• By Dartington SRU
  • Posted on Wednesday 23rd September, 2009

Afghan children have worse to worry about than war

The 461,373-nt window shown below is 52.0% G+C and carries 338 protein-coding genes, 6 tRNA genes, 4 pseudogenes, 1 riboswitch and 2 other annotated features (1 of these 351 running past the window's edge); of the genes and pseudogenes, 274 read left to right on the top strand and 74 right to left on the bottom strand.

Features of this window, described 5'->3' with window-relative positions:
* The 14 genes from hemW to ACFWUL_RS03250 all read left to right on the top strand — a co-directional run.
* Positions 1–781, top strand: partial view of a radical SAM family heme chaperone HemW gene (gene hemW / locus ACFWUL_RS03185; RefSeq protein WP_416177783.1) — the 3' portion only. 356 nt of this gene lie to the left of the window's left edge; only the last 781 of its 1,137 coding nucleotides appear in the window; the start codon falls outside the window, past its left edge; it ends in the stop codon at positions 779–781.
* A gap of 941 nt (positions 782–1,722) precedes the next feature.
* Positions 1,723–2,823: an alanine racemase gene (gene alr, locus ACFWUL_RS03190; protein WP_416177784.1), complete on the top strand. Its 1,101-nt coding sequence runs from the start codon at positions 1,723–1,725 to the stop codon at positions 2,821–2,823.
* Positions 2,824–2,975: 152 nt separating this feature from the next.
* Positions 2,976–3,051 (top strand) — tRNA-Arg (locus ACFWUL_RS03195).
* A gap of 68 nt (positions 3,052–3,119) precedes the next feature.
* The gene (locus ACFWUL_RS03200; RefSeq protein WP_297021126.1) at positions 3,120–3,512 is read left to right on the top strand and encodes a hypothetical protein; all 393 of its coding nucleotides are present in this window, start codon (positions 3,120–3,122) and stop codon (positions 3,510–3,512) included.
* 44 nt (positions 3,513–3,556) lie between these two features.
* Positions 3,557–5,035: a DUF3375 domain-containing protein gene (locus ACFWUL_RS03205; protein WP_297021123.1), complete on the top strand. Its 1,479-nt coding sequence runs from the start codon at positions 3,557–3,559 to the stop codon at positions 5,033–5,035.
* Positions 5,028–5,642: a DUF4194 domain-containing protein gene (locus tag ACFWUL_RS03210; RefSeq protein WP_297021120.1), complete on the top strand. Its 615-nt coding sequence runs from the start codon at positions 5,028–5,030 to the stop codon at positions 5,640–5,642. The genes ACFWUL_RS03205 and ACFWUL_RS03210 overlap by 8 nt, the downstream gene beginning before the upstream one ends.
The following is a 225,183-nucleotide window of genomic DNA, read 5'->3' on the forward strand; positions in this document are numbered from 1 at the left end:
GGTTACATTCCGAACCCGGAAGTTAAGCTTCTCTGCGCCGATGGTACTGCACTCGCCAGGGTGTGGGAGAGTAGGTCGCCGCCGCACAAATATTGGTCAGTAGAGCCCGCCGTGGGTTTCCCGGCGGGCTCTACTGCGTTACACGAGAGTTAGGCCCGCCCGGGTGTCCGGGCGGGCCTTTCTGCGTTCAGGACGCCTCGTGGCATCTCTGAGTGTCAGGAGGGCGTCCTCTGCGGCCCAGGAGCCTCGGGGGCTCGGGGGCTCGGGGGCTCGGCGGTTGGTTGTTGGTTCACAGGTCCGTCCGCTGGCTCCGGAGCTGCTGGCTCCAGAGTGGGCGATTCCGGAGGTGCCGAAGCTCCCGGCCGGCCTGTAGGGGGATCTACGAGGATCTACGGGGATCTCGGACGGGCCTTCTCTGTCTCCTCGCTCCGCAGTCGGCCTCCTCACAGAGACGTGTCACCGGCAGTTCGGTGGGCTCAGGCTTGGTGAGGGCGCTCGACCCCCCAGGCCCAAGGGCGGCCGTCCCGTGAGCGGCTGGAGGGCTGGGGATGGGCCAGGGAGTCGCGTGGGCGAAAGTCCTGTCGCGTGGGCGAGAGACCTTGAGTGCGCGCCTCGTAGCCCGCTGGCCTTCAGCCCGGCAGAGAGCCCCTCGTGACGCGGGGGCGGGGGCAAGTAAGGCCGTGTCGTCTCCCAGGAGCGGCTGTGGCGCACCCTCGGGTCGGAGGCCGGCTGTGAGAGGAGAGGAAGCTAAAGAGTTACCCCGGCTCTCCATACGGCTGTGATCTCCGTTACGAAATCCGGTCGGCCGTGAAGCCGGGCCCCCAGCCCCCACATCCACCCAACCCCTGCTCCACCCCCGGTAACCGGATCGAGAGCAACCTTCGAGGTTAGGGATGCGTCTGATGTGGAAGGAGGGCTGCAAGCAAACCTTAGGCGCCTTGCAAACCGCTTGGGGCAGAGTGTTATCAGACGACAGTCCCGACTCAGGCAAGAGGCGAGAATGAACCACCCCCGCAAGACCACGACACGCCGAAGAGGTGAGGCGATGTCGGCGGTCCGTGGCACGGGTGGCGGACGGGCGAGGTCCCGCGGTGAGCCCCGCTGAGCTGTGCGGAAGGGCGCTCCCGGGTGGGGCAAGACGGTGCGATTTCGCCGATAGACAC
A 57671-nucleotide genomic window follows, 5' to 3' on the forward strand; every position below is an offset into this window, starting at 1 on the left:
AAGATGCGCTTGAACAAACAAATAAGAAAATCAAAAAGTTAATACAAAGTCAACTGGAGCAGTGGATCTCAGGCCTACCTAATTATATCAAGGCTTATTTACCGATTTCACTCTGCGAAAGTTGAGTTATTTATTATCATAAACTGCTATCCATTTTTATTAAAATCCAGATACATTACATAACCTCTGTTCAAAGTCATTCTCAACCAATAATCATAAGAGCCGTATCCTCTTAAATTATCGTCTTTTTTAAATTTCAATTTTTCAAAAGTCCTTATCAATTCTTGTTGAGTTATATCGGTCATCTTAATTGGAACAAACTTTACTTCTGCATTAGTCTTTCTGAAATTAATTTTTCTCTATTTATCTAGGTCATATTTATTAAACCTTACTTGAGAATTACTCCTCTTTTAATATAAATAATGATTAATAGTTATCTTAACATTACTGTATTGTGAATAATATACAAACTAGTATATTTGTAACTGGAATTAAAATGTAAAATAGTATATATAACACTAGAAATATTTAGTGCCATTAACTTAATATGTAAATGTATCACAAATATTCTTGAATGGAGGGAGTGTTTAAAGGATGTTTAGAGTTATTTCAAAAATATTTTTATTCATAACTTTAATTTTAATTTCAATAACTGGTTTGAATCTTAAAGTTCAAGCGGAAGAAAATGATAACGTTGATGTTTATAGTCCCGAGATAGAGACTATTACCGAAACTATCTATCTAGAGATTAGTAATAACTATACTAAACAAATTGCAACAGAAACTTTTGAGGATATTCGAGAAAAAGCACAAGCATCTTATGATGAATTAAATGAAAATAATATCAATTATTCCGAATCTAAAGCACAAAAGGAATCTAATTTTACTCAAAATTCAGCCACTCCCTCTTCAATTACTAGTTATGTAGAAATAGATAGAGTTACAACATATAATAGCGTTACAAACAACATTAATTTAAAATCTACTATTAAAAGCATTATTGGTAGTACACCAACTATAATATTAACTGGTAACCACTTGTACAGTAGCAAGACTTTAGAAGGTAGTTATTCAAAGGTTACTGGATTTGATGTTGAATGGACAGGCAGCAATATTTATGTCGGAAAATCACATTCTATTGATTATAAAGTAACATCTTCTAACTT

A national school-based survey of the mental health of young people in Afghanistan has found that elevated mental health problems are associated with multiple traumatic experiences. For those who have suffered more than five such episodes, the odds that they will suffer from a psychiatric disorder are approximately two and a half times greater.Such findings may sound all too predictable given the conditions in such a war-ravaged country. But rather on the contrary, most trauma related less than to the conflict than to the quality of children’s ordinary lives. Accidents, painful medical treatments and beatings by close relatives and neighbors greatly outnumbered traumas arising from combat or land mines. “In Afghan children’s lives, everyday violence matters just as much as militarized violence in the recollection of traumatic experiences,” write the joint research team from the University of Durham, in the UK, the University of Peshawar, in Pakistan, and ALTAI Consulting, in Afghanistan. Just published in the UK medical journal, The Lancet, the research also found that the mental health of parents and other caregivers had an impact on children’s mental health.  It was less marked, but nevertheless consistent across all section of the population. Led by Durham Professor of Anthropology, Catherine Panter-Brick, the team point out that in the light of these findings, interventions that target mental health issues in the family and community would be most appropriate.  Policies which strengthen whole family units and improve their access to basic social, health and educational services are a way forward.The survey of 11-16 year olds builds on several previous studies that have revealed high levels of mental health problems among adults in Afghanistan. Research teams collected data over eight months in 2006, visiting 25 schools in the Kabul, Bamyan and Mazar-e-Sharif regions. Information was collected about emotional and behavioral difficulties, depression and traumatic events using questionnaires tested in areas of low-income, conflict and disaster. The ease with which the team were able to carry out their work and the interest shown in it by teachers, parents and children augurs well for the introduction of school-based interventions, the authors say. Teachers involved in the project mentioned that they had not previously considered how a child’s state of mind might affect their performance in school. In contrast to the evidence of mental health issues, the survey also highlighted the strength and ability to cope that young Afghans show in the face of adversity. Their levels of emotional and behavioral difficulty fell just within the expected range.The authors concede one major flaw: they were unable to include the large proportion of children who do not attend school. In the 2004/ school year attendance stood at around 50% for girls and 80% for boys. Children not attending school may be at a higher risk of mental health problems, say the authors, so these may have been underestimated. The research was also confined to three areas that are not necessarily representative of the country as a whole. See: Panter-Brick C, Eggerman M, Gonzalez V and Safdar S (2009), “Violence, suffering and mental health in Afghanistan: a school-based survey”, The Lancet, 374, pp 807-16

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